Author’s Note: Nearly a year ago now, October 16, 2013 I camped out in a Chick Fil-A parking lot. I did this as part of their First 100 Event for new store openings.
I was out of work at the time, due to the government shutdown. I didn’t know how long it would last (15 days) or if I would be paid for any of it (I wasn’t). But Chick Fil-A and their offering of 52 free meals for the next year and…
“One of my favorite ways to avoid doing work is to read books about work. This allows you to lie in bed and absorb the wisdom of someone else’s labor, which leaves you with a satisfying sense of accomplishment when you’ve actually done almost nothing. I highly recommend it.”—Thursday, 25 September 2014 – The Pastry Box Project
“I was in favor of the U.S. invasion. But we are literally 5,000 times worse than before. If you look at it, you can see it was wrong. We have gained nothing. Literally nothing. We may have had an evil dictator, but now we have total terrorism. We used to have one Saddam. Now we have thousands.”—Rev. Canon Andrew White (via azspot)
“Let’s get something straight: ISIS didn’t behead civilians and then post videos of the killings online because they thought it would deter America and other coalition members from going to war against them. They did it because they knew it was precisely the type of behavior that would bait the world into war–and that such a war would lead inevitably to a flood of new recruits, offended by the excessive force that the western coalition will no doubt use against them. As the collateral damages pile up, retaliation will be only too easy to justify. Launching airstrikes against ISIS may make us feel like we are assuming control of the situation, but we are merely playing out a role that ISIS has written for us. The harder we strike back, the more justified their original acts of violence will appear.”—Am I smarter than President Obama? I don’t think so… (via azspot)
Today has been a long day. It’s been the last long day of a very long week. This week’s dispatch is about getting away from it all and being outside in the sunlight and fresh air. Thank you for reading this and for reading me. I am thankful for every one of you to read my work. When you share or comment on my work it fills me with pride and gratitude. Thank you all.
This 19 minute video talks about Phil Fish, who those in the indie gaming world hate because he is talented with strong opinions. But people don’t hate Phil Fish as much as they hate the concept of Phil Fish.
Chrono Trigger really was more or less destined for greatness. It was produced by an RPG dream team, and one of the real dream teams. Not like Nintendo’s so-called Ultra 64 “dream team,” which gave us classics like Wheel of Fortune and… hmm. They canceled Robotech: Crystal Dreams, right? Oh well.
But with Chrono Trigger, you had the core staff behind Final Fantasy, led by series creator Hironobu Sakaguchi. On the other had, you also had Dragon Quest lead Yuji Horii. These two very different men brought together their very different visions of what RPGs can and should be, and… somehow, managed to reconcile these ideas beautifully.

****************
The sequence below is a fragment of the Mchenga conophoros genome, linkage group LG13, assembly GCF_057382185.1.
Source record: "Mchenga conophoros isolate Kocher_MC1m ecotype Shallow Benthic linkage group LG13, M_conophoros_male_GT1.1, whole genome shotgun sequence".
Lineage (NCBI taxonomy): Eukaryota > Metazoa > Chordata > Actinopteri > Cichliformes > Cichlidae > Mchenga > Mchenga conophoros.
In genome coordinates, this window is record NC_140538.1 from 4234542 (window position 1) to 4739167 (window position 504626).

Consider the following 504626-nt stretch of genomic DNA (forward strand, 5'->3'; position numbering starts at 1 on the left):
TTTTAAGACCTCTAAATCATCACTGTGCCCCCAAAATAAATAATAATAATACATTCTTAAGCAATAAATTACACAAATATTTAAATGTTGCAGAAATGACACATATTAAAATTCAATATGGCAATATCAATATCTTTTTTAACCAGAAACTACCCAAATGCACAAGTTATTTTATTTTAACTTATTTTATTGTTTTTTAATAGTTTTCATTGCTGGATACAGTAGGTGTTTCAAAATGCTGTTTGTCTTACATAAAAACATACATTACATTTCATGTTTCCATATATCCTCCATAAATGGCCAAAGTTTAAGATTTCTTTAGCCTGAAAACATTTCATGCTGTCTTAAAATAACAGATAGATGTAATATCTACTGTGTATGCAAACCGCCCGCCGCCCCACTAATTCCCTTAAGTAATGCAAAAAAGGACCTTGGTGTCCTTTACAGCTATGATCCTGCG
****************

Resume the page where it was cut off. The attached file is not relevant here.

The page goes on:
Though the Polar Vortex reared its ugly head across Chicago this past winter, it brought with it something incredibly beautiful if not apocalyptic–lots of fog. Fog can always make for great images, and that’s what photographer Michael Salisbury was able to do. According to a Chicago Tribune article, the fog that was over Chicago back in…
Stop caring and worrying about breaking things and start hacking at them — just make sure you have a good backup in place first. Remember that for many of us it is more about learning than anything else.
Cut to Carl, bleary-eyed, on the 6th (top) floor of the Department of Labor.
Walking to the café there, I glanced out the window to see the Washington Monument in the distance. With a plane flying across the horizon line. The sun was hidden by clouds but desperately trying to come out.
I noticed of the half-dozen flags flying atop nearby building. They were all at half mast. And I was confused.
"What I miss most," he eventually continued, "is somewhere between quiet and solitude. What I miss most is stillness." He said he’d watched for years as a shelf mushroom grew on the trunk of a Douglas fir in his camp. I’d noticed the mushroom when I visited—it was enormous—and he asked me with evident concern if anyone had knocked it down. I assured him it was still there. In the height of summer, he said, he’d sometimes sneak down to the lake at night. "I’d stretch out in the water, float on my back, and look at the stars."
I’m interested in the tiny house movement. I think the idea of casting away most of the junk that fills our homes and storage units is admirable and pleasant. This may be taking it to an extreme but I thought this would be a good intro and look into the world.
I enjoyed hearing about the motivations and desires of the tiny house dwellers…
New Rule For the Internet: Let’s not get overly worked up over things that won’t matter in 24 hours.
It’s a rule I’m trying to live by more. It is very easy to get pulled into the Internet Outrage Machine™. Everyday there is something absurd to get all worked up over. Then, the next day, it won’t matter to anyone. This is also why I do not cover tech newson this site. There is no point in…